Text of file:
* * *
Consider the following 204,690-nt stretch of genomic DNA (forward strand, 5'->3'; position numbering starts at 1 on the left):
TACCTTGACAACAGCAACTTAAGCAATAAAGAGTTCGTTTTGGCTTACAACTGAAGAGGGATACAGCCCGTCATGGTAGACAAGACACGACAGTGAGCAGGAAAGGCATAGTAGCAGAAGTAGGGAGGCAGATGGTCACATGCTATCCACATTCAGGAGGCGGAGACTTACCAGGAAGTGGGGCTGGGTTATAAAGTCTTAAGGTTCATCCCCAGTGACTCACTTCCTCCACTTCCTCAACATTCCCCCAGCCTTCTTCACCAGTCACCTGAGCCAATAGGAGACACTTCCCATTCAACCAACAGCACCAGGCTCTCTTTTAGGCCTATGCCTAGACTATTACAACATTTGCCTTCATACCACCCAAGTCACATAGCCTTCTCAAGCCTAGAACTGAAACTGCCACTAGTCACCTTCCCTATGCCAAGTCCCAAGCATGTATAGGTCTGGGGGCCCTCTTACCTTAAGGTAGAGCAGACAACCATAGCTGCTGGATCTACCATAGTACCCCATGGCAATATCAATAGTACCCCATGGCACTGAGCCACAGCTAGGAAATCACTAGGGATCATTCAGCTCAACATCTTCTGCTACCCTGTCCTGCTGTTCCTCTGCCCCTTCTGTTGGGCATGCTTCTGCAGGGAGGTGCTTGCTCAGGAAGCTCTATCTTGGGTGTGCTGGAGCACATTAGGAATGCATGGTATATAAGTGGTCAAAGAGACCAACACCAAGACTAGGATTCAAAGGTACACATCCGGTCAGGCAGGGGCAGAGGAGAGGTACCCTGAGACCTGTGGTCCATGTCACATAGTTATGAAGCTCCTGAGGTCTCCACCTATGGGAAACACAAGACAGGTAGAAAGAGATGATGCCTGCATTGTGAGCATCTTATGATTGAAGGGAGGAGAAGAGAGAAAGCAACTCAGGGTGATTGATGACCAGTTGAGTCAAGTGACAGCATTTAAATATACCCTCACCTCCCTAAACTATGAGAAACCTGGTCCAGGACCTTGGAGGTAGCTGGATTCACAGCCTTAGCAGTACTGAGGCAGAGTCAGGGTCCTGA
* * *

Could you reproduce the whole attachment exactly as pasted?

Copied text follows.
Consider the following 204,690-nt stretch of genomic DNA (forward strand, 5'->3'; position numbering starts at 1 on the left):
TACCTTGACAACAGCAACTTAAGCAATAAAGAGTTCGTTTTGGCTTACAACTGAAGAGGGATACAGCCCGTCATGGTAGACAAGACACGACAGTGAGCAGGAAAGGCATAGTAGCAGAAGTAGGGAGGCAGATGGTCACATGCTATCCACATTCAGGAGGCGGAGACTTACCAGGAAGTGGGGCTGGGTTATAAAGTCTTAAGGTTCATCCCCAGTGACTCACTTCCTCCACTTCCTCAACATTCCCCCAGCCTTCTTCACCAGTCACCTGAGCCAATAGGAGACACTTCCCATTCAACCAACAGCACCAGGCTCTCTTTTAGGCCTATGCCTAGACTATTACAACATTTGCCTTCATACCACCCAAGTCACATAGCCTTCTCAAGCCTAGAACTGAAACTGCCACTAGTCACCTTCCCTATGCCAAGTCCCAAGCATGTATAGGTCTGGGGGCCCTCTTACCTTAAGGTAGAGCAGACAACCATAGCTGCTGGATCTACCATAGTACCCCATGGCAATATCAATAGTACCCCATGGCACTGAGCCACAGCTAGGAAATCACTAGGGATCATTCAGCTCAACATCTTCTGCTACCCTGTCCTGCTGTTCCTCTGCCCCTTCTGTTGGGCATGCTTCTGCAGGGAGGTGCTTGCTCAGGAAGCTCTATCTTGGGTGTGCTGGAGCACATTAGGAATGCATGGTATATAAGTGGTCAAAGAGACCAACACCAAGACTAGGATTCAAAGGTACACATCCGGTCAGGCAGGGGCAGAGGAGAGGTACCCTGAGACCTGTGGTCCATGTCACATAGTTATGAAGCTCCTGAGGTCTCCACCTATGGGAAACACAAGACAGGTAGAAAGAGATGATGCCTGCATTGTGAGCATCTTATGATTGAAGGGAGGAGAAGAGAGAAAGCAACTCAGGGTGATTGATGACCAGTTGAGTCAAGTGACAGCATTTAAATATACCCTCACCTCCCTAAACTATGAGAAACCTGGTCCAGGACCTTGGAGGTAGCTGGATTCACAGCCTTAGCAGTACTGAGGCAGAGTCAGGGTCCTGA